Not my best work, but a good example of what happens when you spend several nights in a row waiting around for a not-so-punctual friend while writing a book set in 1890’s central Europe. Consider yourself warned.
Wet cobblestones on a rainy night.
A streetlamp glimmers a little nearby:
Not really casting much light in the dampness.
It looks like fog will roll in, but it hasn’t yet.
Friday’s child hasn’t shown up yet.
She’s a little unreliable sometimes,
But she said she’d be here.
My shoes scuff a bit against the cobblestones
And it’s getting chillier as night deepens:
I’m glad I dressed warmly.
I’m thinking I should have brought a book
But there isn’t really enough light to read by,
Next to the lamppost,
And it’s too misty anyway.
I chafe a bit, hands in deep coat pockets,
scuffing the cobblestones some more.
I never know how long to wait:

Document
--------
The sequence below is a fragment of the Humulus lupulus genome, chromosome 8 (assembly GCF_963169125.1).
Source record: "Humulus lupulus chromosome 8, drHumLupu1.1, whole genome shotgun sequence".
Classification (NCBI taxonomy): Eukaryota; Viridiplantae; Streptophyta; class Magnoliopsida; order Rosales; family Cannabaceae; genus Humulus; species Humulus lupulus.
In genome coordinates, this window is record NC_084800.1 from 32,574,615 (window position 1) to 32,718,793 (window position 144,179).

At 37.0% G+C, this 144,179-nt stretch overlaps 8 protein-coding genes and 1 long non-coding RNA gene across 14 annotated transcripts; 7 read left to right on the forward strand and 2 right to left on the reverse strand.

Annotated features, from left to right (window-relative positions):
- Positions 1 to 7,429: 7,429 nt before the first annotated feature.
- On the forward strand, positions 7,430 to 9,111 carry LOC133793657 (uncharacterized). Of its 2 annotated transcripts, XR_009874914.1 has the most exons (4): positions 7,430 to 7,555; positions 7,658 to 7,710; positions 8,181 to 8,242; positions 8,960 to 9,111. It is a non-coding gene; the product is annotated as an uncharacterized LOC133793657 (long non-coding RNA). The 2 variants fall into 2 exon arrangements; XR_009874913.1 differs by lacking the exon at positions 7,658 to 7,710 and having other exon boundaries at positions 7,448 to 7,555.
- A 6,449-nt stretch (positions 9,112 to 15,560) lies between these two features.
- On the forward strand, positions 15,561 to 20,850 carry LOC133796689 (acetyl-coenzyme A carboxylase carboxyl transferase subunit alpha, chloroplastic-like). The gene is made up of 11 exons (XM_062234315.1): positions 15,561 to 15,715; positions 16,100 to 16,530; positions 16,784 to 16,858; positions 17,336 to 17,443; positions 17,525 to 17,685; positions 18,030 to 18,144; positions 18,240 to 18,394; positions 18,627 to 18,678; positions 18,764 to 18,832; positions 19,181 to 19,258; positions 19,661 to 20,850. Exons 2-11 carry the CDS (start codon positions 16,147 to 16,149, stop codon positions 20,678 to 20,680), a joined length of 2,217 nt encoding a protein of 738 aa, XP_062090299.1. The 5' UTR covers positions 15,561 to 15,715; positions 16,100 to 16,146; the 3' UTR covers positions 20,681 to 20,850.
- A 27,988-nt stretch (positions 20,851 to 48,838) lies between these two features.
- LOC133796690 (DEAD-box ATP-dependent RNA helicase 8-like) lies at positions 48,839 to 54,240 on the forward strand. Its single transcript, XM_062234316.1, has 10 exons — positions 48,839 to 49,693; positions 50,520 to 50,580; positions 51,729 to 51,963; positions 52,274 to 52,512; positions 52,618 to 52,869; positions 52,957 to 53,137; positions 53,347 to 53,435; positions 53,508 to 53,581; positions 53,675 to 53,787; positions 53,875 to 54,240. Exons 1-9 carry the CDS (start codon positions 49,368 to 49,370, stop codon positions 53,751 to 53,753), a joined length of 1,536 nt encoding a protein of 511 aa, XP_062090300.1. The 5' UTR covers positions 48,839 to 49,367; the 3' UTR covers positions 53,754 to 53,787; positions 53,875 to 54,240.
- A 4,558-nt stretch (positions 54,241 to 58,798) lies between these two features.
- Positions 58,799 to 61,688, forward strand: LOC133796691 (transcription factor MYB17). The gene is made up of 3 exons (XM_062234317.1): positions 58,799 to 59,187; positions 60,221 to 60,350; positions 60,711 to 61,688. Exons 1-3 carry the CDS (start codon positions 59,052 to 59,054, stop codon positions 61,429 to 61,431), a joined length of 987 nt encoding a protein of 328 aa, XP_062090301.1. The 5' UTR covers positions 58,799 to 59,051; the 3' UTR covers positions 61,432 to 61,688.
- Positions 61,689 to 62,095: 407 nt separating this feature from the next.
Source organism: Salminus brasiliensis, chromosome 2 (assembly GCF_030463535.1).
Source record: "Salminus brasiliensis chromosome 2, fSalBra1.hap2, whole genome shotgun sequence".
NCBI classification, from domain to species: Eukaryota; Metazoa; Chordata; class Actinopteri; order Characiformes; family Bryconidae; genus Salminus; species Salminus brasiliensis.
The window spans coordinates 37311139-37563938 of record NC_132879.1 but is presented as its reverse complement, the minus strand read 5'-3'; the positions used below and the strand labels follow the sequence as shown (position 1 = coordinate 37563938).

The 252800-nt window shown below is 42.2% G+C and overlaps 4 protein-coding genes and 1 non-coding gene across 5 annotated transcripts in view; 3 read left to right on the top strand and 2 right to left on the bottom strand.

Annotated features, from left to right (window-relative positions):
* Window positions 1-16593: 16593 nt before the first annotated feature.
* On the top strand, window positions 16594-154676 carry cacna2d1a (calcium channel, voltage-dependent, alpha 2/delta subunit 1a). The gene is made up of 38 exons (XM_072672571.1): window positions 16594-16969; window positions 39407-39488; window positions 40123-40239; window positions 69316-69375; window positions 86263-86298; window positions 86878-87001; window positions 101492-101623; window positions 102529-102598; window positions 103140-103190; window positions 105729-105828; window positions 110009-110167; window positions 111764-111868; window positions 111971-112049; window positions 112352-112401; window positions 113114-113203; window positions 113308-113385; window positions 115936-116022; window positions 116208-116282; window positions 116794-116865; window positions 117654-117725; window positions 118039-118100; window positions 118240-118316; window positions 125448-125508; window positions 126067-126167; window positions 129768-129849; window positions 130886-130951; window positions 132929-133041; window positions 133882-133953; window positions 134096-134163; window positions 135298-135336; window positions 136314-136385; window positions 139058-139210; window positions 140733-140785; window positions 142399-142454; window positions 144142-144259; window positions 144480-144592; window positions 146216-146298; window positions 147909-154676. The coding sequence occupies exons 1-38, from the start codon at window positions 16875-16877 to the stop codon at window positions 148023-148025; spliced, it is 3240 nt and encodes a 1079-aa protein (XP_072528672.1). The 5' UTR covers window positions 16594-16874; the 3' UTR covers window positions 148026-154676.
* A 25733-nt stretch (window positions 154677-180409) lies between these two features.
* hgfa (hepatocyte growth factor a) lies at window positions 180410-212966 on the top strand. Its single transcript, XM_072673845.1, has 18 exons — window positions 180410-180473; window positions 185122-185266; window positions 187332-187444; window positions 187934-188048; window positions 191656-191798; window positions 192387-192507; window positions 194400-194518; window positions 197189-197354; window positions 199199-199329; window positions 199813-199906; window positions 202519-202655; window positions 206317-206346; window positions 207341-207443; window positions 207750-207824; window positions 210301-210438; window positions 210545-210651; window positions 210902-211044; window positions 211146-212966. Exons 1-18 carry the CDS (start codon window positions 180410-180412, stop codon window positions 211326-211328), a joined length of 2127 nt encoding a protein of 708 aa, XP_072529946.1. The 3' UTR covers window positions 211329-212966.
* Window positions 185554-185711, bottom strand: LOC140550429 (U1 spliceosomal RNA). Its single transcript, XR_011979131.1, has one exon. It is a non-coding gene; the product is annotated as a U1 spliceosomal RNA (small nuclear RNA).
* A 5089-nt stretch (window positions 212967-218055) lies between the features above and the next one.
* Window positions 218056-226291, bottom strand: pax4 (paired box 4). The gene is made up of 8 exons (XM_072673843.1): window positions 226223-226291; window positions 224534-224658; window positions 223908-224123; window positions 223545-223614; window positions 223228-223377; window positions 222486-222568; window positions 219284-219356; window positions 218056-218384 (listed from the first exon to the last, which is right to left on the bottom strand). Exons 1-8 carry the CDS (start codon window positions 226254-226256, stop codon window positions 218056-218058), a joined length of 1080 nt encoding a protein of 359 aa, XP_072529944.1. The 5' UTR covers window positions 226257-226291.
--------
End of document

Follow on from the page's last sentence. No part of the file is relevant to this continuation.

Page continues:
Usually she shows up eventually,
Sometimes even early.
On a pretty night, I can listen to music
Coming from the cafes that line the street.
In the summer they stay open late,
And there’s always something to see while waiting.
In the wintertime, it’s damp
And people walk by huddled in coats and thick scarves
Too chilled to stop by the lamppost and wait with me.
I could go on alone
Instead of waiting for her,
And some nights I do, if I’ve had to wait too long
And the lights from home are calling to me
And I get impatient.
But it’s nicer to walk together
On a winter’s evening
With tomorrow’s child.
Copyright © 2006 by Leigh Grossman